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  • Nominate colleagues for faculty awards

    IU School of Medicine believes that honoring outstanding teaching, research and service is an important part of the school’s culture. Reflecting that commitment, it’s time to start thinking about nominations for annual faculty awards. Nominations are now being accepted for several awards with an application deadline of Friday, July 2.

    • Excellence in Faculty Mentoring Awards
    • Inspirational Educator Award
    • Outstanding Community Engagement Award
    • Scholar Educator Award
    • Volunteer Faculty Teaching Awards

    Award descriptions and application details are available.

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  • Check it out: DEI learning modules available on LinkedIn

    LinkedIn, the online business and professional networking platform, offers two learning paths (training modules) focused on diversity, equity and inclusion (DEI).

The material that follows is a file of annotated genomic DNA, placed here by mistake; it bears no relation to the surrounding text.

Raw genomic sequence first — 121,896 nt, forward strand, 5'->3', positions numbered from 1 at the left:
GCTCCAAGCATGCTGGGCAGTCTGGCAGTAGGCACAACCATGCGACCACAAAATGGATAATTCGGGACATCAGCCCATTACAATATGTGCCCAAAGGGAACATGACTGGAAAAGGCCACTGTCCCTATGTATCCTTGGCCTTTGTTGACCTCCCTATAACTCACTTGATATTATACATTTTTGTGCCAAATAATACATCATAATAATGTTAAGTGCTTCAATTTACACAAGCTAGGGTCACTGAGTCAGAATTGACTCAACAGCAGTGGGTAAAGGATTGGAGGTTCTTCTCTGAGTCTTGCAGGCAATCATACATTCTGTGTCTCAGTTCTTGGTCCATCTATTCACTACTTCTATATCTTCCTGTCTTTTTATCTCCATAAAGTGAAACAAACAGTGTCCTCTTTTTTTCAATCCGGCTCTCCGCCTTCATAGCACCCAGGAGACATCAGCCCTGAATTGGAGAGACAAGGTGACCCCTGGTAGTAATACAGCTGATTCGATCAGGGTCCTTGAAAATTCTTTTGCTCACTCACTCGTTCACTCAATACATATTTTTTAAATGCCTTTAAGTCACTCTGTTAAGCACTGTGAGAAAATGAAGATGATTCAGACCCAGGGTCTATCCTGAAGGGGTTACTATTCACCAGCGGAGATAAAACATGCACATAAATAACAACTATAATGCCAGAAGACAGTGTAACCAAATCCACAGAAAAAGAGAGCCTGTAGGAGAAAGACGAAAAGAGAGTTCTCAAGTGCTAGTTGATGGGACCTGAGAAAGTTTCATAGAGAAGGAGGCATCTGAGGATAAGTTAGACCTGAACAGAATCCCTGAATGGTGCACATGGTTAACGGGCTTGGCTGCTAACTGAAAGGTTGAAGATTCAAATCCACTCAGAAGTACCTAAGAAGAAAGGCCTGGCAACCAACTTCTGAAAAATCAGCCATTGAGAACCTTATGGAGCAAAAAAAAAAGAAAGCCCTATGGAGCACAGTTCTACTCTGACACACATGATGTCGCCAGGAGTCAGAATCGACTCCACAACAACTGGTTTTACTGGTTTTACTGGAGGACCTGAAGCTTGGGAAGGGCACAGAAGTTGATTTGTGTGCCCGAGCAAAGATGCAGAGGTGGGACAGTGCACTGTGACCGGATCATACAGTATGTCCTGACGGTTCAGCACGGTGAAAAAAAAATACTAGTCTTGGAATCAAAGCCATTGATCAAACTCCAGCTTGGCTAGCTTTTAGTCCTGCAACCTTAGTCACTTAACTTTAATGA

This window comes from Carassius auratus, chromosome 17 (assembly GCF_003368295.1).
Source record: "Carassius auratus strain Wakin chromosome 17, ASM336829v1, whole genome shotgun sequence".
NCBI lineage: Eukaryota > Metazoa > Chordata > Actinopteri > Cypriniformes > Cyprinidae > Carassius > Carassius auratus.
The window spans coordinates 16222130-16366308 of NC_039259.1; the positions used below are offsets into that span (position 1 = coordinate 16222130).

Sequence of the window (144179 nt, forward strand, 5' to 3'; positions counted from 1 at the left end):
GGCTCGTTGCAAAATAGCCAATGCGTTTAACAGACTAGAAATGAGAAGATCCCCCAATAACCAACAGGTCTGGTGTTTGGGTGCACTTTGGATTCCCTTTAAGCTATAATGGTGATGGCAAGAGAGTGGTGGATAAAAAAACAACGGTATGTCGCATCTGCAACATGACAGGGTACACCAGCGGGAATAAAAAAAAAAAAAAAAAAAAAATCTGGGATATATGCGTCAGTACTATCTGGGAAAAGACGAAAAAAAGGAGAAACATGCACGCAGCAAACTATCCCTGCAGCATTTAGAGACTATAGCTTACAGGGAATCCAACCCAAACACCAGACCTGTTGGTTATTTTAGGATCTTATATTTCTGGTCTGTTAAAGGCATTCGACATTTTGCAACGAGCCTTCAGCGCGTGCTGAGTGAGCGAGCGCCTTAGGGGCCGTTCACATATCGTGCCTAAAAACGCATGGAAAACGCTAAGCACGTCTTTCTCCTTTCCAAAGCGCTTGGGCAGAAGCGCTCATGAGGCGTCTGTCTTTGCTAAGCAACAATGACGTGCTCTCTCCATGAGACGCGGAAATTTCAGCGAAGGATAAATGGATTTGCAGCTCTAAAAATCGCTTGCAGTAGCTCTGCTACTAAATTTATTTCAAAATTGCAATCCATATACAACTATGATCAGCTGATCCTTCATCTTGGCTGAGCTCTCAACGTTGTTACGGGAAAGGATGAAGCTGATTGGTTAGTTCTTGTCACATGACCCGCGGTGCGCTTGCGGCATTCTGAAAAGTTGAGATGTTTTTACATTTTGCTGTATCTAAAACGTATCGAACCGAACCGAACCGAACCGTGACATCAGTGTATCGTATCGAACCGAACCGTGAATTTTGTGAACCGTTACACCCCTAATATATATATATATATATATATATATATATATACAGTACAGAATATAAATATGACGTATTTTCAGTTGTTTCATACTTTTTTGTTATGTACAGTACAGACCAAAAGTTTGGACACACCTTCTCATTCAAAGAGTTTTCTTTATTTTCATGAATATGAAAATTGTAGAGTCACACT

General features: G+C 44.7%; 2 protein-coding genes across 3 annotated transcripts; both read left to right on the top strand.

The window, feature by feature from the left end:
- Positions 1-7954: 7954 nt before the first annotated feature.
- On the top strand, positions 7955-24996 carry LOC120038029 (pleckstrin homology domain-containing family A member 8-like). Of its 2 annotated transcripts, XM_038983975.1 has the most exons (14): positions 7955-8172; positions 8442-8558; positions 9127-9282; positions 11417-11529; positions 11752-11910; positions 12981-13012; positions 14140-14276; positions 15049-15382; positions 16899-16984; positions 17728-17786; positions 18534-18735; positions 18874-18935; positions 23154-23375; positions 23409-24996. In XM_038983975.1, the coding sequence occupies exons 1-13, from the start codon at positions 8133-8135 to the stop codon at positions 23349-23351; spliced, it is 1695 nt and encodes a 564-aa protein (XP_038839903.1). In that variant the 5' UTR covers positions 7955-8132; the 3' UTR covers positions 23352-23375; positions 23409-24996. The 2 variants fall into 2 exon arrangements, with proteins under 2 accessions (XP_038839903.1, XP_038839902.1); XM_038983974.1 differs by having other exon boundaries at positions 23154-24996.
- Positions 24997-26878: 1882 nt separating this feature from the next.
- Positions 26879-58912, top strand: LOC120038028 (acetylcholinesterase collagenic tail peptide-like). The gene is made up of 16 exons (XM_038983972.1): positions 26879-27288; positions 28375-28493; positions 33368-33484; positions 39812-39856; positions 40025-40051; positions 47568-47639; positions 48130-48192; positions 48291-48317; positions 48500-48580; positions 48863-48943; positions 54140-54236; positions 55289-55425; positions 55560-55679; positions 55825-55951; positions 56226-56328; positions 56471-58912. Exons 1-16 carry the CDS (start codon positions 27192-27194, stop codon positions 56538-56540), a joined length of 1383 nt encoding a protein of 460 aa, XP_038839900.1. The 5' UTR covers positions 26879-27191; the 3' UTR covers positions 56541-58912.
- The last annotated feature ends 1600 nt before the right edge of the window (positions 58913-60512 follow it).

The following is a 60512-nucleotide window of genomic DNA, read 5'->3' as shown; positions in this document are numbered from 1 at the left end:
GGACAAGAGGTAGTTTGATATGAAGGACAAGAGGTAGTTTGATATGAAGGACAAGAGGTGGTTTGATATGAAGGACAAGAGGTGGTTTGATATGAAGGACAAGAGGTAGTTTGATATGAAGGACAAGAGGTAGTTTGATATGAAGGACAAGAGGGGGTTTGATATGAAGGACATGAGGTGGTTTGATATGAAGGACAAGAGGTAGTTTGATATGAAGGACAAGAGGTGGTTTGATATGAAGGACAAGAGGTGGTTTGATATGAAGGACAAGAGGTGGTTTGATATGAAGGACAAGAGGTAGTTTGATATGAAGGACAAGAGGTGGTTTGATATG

How to Engage Meaningfully in Allyship and Anti-Racism
    Diversity, Inclusion and Belonging for All

    “These videos provide the foundational skills we need to be effective allies and champions for anti-racism in our institution and community,” said Alvaro Tori, MD, associate dean for diversity affairs, IU School of Medicine. “I found the videos to be intentional, effective and engaging, and they offer a valuable training opportunity for the school community.”

    The DEI learning paths are available through LinkedIn Learning, which is offered to IU faculty, staff and learners free of charge through One.IU. (Search “linked in.”)